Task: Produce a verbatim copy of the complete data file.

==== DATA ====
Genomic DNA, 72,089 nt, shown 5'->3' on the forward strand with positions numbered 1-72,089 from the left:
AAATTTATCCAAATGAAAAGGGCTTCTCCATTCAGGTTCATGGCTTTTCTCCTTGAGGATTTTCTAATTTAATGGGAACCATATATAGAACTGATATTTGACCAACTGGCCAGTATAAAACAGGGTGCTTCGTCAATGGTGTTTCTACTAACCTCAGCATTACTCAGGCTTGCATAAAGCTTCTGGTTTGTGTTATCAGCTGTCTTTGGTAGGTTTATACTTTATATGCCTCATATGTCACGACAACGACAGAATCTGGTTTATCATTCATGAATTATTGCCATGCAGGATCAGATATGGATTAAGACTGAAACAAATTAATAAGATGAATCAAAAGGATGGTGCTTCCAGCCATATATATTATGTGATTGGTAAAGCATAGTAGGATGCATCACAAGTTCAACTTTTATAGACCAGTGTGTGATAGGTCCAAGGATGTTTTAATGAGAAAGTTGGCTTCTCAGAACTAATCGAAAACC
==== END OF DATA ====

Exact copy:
Genomic DNA, 72,089 nt, shown 5'->3' on the forward strand with positions numbered 1-72,089 from the left:
AAATTTATCCAAATGAAAAGGGCTTCTCCATTCAGGTTCATGGCTTTTCTCCTTGAGGATTTTCTAATTTAATGGGAACCATATATAGAACTGATATTTGACCAACTGGCCAGTATAAAACAGGGTGCTTCGTCAATGGTGTTTCTACTAACCTCAGCATTACTCAGGCTTGCATAAAGCTTCTGGTTTGTGTTATCAGCTGTCTTTGGTAGGTTTATACTTTATATGCCTCATATGTCACGACAACGACAGAATCTGGTTTATCATTCATGAATTATTGCCATGCAGGATCAGATATGGATTAAGACTGAAACAAATTAATAAGATGAATCAAAAGGATGGTGCTTCCAGCCATATATATTATGTGATTGGTAAAGCATAGTAGGATGCATCACAAGTTCAACTTTTATAGACCAGTGTGTGATAGGTCCAAGGATGTTTTAATGAGAAAGTTGGCTTCTCAGAACTAATCGAAAACC